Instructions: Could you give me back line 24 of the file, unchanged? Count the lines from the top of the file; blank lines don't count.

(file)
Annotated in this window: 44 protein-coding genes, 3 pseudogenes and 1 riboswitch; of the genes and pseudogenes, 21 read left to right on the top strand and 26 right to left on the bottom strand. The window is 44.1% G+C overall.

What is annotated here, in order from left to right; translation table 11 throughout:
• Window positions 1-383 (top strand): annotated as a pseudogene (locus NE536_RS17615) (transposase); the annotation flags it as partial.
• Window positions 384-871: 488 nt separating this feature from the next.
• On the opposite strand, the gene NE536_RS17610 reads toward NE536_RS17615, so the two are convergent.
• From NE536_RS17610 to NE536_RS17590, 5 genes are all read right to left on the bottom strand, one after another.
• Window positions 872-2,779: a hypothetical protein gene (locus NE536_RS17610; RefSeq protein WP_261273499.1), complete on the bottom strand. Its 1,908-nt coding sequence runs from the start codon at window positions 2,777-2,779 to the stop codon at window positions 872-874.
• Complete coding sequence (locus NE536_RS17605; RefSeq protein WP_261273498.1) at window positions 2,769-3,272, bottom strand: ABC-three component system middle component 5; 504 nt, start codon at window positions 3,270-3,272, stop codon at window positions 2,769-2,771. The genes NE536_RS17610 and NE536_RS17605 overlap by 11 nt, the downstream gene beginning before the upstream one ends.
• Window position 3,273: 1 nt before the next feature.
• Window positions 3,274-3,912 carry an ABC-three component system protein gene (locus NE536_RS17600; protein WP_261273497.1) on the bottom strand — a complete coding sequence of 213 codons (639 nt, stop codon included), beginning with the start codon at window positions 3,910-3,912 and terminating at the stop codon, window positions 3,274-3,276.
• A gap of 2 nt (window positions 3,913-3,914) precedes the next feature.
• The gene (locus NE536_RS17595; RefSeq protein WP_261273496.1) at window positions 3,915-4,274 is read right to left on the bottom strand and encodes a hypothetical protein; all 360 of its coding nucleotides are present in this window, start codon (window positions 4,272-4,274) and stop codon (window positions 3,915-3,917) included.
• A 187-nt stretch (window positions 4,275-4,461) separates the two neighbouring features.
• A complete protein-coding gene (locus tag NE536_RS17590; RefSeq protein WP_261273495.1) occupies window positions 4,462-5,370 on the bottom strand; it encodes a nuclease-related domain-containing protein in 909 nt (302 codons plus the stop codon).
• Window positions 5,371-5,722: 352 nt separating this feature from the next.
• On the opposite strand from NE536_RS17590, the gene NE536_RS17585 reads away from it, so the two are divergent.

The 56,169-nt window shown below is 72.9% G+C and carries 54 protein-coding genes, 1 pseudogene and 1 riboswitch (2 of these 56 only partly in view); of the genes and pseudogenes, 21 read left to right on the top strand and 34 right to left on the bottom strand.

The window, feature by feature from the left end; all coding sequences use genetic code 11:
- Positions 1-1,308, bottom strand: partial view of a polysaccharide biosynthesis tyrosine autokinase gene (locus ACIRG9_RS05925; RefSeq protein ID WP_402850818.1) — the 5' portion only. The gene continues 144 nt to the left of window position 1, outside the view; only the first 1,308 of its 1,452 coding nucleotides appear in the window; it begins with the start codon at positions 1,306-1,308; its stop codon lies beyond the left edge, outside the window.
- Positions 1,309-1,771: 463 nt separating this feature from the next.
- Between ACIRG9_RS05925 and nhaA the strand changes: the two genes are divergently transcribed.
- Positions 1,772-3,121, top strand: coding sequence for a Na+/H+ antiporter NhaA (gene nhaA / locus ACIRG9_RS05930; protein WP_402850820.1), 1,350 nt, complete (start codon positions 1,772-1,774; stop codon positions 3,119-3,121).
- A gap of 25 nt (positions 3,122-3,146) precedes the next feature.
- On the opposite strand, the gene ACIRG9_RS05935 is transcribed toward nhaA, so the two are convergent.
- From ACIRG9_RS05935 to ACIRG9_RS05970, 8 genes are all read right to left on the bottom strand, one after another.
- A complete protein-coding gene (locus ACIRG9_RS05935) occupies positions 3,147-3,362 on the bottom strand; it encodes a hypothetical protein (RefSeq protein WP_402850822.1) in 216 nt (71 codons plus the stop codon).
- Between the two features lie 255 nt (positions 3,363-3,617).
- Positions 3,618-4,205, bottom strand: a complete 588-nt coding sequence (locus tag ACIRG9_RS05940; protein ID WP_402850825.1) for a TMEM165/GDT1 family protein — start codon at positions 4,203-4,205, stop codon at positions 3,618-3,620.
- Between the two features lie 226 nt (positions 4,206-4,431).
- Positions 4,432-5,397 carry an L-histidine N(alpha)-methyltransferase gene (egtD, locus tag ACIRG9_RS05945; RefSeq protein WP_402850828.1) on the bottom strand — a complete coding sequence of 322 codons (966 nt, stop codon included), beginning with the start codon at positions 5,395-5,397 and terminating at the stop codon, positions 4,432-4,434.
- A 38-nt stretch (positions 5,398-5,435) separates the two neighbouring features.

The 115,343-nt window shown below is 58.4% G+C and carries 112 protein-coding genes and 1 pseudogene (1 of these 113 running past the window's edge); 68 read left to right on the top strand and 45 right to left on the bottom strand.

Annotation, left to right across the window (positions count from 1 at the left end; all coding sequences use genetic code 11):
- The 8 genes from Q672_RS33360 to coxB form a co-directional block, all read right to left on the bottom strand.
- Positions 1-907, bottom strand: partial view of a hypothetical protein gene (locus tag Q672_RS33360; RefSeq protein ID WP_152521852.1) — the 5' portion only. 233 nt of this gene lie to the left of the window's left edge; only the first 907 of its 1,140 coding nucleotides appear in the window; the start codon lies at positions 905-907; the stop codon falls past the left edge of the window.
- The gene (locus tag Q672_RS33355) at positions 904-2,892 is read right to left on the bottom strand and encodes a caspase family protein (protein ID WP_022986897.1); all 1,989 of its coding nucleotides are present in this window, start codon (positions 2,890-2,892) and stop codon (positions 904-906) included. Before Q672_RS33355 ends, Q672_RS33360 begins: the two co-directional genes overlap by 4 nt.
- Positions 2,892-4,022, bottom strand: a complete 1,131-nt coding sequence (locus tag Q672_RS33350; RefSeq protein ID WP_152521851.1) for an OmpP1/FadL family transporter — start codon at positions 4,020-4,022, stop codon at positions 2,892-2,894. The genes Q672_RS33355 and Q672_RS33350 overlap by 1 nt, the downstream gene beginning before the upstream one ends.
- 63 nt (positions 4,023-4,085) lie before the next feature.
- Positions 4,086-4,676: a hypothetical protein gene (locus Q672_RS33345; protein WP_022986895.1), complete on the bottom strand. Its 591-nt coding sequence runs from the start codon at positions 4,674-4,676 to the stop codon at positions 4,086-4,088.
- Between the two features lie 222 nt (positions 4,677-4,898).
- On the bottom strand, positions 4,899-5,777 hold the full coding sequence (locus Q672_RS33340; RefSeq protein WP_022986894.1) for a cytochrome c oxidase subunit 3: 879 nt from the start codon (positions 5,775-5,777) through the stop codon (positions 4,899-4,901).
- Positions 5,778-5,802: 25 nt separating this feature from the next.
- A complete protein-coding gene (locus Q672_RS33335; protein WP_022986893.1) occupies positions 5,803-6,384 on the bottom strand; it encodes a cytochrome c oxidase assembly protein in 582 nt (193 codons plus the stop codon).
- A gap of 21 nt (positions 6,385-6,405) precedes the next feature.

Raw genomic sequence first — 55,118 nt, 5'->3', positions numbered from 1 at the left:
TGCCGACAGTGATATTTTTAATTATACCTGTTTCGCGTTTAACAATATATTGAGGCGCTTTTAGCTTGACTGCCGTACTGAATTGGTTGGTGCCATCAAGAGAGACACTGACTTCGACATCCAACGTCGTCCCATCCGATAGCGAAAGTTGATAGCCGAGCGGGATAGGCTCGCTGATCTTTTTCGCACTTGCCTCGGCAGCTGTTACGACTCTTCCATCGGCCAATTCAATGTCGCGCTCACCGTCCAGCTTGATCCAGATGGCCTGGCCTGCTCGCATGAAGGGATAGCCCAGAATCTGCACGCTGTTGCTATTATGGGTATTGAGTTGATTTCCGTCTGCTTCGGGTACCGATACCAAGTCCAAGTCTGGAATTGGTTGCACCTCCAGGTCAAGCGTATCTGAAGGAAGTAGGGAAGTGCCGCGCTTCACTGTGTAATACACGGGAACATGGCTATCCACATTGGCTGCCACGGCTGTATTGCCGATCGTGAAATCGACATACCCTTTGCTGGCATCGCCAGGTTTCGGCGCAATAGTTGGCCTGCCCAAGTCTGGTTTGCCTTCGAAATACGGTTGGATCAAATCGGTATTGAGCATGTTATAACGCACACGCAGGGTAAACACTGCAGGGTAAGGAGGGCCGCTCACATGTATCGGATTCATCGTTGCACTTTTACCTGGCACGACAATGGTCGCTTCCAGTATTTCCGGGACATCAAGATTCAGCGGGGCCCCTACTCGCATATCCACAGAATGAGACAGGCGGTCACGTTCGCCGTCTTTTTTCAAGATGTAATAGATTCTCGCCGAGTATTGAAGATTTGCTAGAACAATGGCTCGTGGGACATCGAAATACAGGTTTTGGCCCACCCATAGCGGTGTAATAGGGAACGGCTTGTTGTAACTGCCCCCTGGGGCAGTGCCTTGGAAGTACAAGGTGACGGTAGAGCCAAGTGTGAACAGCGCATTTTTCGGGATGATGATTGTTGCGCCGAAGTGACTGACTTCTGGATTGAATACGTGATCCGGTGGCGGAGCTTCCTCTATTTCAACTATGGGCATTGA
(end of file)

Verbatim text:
- On the opposite strand, the gene ACIRG9_RS05935 is transcribed toward nhaA, so the two are convergent.